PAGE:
Measuring height is subject to error as a result of poor technique, variations between instruments and observers, diurnal variation, and plotting mistakes.23-26 Stretching the child while measuring will not eliminate diurnal variation, but might increase interobserver error.26 A degree of imprecision is inevitable, because over 90% of the variation between height measurements is the result of the fact that children are not rigid objects and do not have an exact or correct height.25Nevertheless, with training and care, single height measurements can be obtained in community practice with acceptable precision, especially over the age of 3 years ().27 28


    The most simple approach is to treat each measurement as a single screening test, using the 0.4th centile as a cut off point for short stature. The shorter the child, the greater the probability of organic disease.29 At any age, a height measurement under the 0.4th centile, without previous explanation, would merit evaluation. In a cohort of 100 000 children, there might be up to 30 children with isolated GHD11 and perhaps 12 with Turner's syndrome who had not been diagnosed in the neonatal period. The yield of screening would be less than this, because some children would present clinically as a result of parental concern and some would be above the 0.4th centile in height. Although the yield would increase by using the 2nd centile as the cut off point, the price would be a fivefold increase (from 400 to 2000/100 000) in children needing evaluation. A small number of other previously unrecognised conditions in addition to GHD and Turner's syndrome would be identified by screening.

    The school health service is changing rapidly, but in many districts school entry (4–5 years) probably still offers the best single opportunity to identify previously undetected cases of GHD and Turner's syndrome, because almost 100% of children can be examined. The yield would be lower in younger children, because measurement is less precise and the degree of growth failure would be less. A second measurement a year or more after starting school, using the 0.4th centile cut off point, might identify a few of the children missed at age 5, but the yield would inevitably be very small.

    Criterion 7 (table 2) indicates the need for an agreed approach to investigation for “screen positive” individuals. Evaluation for most conditions listed in table 1 can be achieved by physical examination and straightforward low cost investigations, within the scope of a general or community paediatrician or an interested general practitioner.29 Unfortunately, for isolated GHD, the most important target disorder, there is no simple protocol defining how this diagnosis can best be excluded by the non-specialist, or when the expertise of a paediatric endocrinologist should be enlisted.


    Sensitivity of height measurement as a screening test could be improved by including children above the 0.4th centile who are short for parental height. Similarly, specificity could be increased by excluding children below the 0.4th centile whose parents are short. In practice, however, there are a number of difficulties. The height of both parents is not always available, although the height of one parent (or even a sibling) can be useful. Self reported heights and estimated heights of partners are not very reliable. Very short parents might themselves have a growth disorder. One small study found that 4% of normal height children and 40% of short/normal children were outside the expected range when corrected for parental height, whereas half of new cases with pathology were within the expected range (Mulligan J, Voss L, personal communication, 1999).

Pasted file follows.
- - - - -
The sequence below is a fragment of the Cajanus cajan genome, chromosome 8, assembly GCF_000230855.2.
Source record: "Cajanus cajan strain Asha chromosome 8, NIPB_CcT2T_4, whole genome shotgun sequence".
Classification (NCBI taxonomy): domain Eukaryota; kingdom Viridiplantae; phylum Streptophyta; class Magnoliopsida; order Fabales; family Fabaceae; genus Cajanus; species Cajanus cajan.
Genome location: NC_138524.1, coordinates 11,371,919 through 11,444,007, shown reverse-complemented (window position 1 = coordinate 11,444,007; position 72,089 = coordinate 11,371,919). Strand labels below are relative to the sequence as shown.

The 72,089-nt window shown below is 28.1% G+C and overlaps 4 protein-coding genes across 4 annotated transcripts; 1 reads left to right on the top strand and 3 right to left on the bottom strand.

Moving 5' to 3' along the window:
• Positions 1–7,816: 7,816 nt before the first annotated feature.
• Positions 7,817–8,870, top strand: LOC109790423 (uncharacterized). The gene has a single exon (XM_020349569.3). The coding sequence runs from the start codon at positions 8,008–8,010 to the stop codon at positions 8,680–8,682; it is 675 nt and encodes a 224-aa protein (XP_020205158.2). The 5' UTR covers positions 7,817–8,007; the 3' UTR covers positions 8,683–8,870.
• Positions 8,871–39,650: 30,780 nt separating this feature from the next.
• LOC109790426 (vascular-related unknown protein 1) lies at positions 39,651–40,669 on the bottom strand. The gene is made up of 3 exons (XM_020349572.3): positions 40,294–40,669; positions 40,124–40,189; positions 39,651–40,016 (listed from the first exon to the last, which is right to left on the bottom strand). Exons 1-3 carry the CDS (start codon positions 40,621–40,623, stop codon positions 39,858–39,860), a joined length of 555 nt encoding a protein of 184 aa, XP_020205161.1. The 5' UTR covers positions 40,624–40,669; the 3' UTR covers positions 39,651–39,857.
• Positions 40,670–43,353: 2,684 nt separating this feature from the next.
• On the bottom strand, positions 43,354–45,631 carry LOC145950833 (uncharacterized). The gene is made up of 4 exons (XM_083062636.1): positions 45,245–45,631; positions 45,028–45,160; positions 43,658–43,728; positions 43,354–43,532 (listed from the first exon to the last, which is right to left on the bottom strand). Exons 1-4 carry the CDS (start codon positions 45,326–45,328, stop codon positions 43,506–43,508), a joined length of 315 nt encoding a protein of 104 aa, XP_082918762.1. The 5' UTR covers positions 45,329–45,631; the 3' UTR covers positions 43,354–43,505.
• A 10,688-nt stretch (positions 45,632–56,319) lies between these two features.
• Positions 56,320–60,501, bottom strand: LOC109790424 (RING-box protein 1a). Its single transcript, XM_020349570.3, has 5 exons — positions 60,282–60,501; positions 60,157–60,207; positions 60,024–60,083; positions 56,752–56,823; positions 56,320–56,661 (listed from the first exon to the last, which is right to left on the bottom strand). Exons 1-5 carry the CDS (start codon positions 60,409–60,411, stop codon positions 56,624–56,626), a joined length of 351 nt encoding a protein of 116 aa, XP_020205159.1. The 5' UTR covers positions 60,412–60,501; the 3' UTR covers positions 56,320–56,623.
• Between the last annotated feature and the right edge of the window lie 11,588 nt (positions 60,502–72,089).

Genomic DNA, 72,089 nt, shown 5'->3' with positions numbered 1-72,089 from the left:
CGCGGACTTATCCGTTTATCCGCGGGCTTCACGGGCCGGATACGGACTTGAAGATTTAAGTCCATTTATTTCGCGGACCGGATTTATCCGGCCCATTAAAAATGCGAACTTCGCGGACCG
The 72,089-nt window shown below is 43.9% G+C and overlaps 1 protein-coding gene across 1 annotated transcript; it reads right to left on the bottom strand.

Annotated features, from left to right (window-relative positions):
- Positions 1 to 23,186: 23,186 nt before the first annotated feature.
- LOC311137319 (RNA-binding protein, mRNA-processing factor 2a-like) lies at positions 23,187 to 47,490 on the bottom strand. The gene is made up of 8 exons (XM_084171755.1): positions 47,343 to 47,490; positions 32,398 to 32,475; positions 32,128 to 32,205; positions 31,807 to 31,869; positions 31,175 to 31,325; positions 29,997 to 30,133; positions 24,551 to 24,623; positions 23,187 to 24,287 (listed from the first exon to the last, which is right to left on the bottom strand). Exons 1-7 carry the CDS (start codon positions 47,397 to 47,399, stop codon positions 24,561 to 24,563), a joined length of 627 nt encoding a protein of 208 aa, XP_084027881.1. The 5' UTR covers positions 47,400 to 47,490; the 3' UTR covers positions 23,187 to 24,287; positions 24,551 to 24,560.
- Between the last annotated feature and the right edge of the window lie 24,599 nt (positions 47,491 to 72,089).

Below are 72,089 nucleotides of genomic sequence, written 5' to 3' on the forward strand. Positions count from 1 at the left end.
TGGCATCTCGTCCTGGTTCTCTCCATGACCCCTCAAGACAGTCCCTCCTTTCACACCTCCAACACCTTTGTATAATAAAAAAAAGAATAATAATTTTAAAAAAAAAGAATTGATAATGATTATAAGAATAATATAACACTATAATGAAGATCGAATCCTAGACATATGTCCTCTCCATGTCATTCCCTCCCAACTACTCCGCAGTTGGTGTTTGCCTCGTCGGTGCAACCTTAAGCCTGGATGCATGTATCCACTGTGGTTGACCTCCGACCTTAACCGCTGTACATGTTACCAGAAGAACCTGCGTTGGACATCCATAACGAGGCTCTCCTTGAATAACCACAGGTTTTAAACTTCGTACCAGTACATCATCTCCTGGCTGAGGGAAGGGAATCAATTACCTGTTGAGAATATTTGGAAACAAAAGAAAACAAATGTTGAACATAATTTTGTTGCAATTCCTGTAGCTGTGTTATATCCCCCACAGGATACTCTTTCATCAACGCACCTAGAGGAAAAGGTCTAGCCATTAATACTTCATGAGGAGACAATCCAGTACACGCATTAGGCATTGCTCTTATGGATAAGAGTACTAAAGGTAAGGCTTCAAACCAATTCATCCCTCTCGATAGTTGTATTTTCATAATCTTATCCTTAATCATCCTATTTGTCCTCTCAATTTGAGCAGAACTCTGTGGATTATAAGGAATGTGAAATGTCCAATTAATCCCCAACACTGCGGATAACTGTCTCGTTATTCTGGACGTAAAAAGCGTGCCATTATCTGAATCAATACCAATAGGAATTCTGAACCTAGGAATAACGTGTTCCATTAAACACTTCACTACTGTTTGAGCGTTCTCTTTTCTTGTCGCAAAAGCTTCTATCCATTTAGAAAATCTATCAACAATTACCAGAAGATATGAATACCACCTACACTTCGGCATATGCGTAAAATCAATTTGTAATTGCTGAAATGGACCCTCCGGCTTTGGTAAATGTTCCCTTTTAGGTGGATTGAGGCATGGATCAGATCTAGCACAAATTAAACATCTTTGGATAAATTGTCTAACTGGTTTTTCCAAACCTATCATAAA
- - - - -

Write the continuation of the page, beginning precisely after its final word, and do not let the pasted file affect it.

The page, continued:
A new screening chart (TJ Cole 1999, unpublished data) would screen in all children below the 0.4th centile and also those above the population 0.4th centile but below the 0.4th centile adjusted for parental or sibling height. This could improve sensitivity without significantly reducing specificity. Adjustment for regression to the mean can be included.30 These proposals have not yet been field tested and, at present, correction for parental height is still too complex a procedure for screening.


    A single height measurement will identify only those very short (or tall) children whose growth is so deviant that their height centile is outside the cut off point chosen. Children growing slowly because of GHD, Turner's syndrome, or acquired disorders, such as coeliac disease or hypothyroidism, might still be above the cut off centile, particularly if they have tall parents. The occasional late referral of a child whose growth trajectory has (in retrospect) been crossing centiles over several years prompts the question: could poor growth, as opposed to absolute short stature, be detected by growth monitoring? The difficulty is that growth velocity and the change in height standard deviation score18 31 are calculated from the difference between two height measurements, thereby combining the imprecision of the two readings ().32 Therefore, single estimates of velocity are not useful. Every child is likely, sooner or later, to show a period of apparently poor growth, which could result in referral.33 Furthermore, it is not possible to define a “normal” velocity—the rate of growth is conditional on height.34

    Various operational definitions of “abnormal growth velocity” have been proposed—for example, that for school age children a change of more than plus or minus one centile band (0.67 SD) on the 1990 chart should be considered abnormal. What sensitivity and specificity would this guideline have? Figure 1 illustrates that between 5 and 8 years of age, sensitivity for Turner's syndrome is low—most girls who were missed by the 0.4th centile criterion at age 5 would not shift centiles by this amount. Around one sixth of patients with Turner's syndrome and one third of patients with GHD with height above −2.5 SD (close to the UK 0.4th centile) might be identified by measuring three year height gain between 5 and 12 years of age.35 Specificity is also a problem—in one community study, 2% of all children crossed one centile band downwards between 5 and 8 years of age23 (and 2% crossed one band upwards). For infants and preschool children, the measurement error is greater, and both sensitivity and specificity are worse.35